Livestock poisoned by lily

Poison plant: Hundreds of sheep in the Margaret River region have died from eating arum lilies, reaffirming the need for wide-reaching participation in a recently launched community driven control effort. Photo: Taelor Pelusey
Poison plant: Hundreds of sheep in the Margaret River region have died from eating arum lilies, reaffirming the need for wide-reaching participation in a recently launched community driven control effort. Photo: Taelor Pelusey

Hundreds of sheep in the Margaret River region have died from eating arum lilies, reaffirming the need for wide-reaching participation in a recently launched community driven control effort.

The Department of Primary Industries and Regional Development said hundreds of sheep from a flock in the Margaret River region died in 2015 and pointed to the animals grazing on arum lilies as the probable cause.

DPIRD field veterinary officer Dr Kevin Hepworth said livestock poisoning from arum lilies could occur if the animals-not limited to sheep-were hungry or curious enough.

"Young stock are more likely to be poisoned than older stock, and cattle are more curious and likely to graze a toxic plant than sheep," he said.

"Livestock that have recently been introduced into a paddock with a toxic plant are more likely to consume it, and hungry stock, particularly when green paddock feed is not available, are the most common group to consume sufficient toxic plant to be affected."

The arum lily was introduced from South Africa and now blankets the South West.

It is a common weed that is known to contain several toxic agents particularly harmful to animals and small children.

Affected animals develop irritation of the gastrointestinal tract causing them to salivate excessively and arch their backs due to abdominal soreness and bloating.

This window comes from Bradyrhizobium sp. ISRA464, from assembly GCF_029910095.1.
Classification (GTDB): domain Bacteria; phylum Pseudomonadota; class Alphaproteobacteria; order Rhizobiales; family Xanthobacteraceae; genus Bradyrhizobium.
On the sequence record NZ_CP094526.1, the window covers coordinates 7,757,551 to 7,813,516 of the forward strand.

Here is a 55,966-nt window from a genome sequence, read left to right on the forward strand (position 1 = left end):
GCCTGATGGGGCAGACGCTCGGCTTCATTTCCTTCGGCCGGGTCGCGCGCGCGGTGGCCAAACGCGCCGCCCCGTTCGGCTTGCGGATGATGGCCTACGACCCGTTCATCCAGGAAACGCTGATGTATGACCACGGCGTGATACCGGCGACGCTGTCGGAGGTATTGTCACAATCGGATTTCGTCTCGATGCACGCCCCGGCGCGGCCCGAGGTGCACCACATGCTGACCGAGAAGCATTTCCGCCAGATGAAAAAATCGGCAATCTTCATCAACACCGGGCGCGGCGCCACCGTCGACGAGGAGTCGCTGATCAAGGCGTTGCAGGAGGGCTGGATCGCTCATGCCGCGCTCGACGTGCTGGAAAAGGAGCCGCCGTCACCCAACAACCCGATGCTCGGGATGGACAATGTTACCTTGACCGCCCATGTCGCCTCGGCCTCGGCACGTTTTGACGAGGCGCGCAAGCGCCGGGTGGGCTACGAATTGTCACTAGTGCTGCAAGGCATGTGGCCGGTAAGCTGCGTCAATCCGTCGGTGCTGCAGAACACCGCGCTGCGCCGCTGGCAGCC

Nature Conservation Margaret River Region project officer Genevieve Hanran-Smith said it was a terrible way for the animals to die and urged concerned locals to do their part by joining the Arum Lily Blitz.

With $340,360 in funding from the WA Government's State Natural Resource Management Program, the blitz is bringing together local and State Government agencies, environmental organisations and private landholders in a coordinated, concerted and sustained push aimed at controlling this toxic weed.

Young stock are more likely to be poisoned than older stock, and cattle are more curious and likely to graze a toxic plant than sheep.

Genevieve Hanran-Smith

Ms Hanran-Smith said it was vital all sectors of the community took part.

"We need everyone taking action because it spreads so easily," she said. "It takes just one landholder to be complacent and we're facing an uphill battle.

"Even though this plant is particularly invasive, it's very easy to kill and we encourage everyone to go to natureconservation.org.au and get involved."

Blitz participants will receive free herbicide, easy-to-follow instructions, and a list of recommended contractors, who can be hired to undertake the work for a subsidised fee.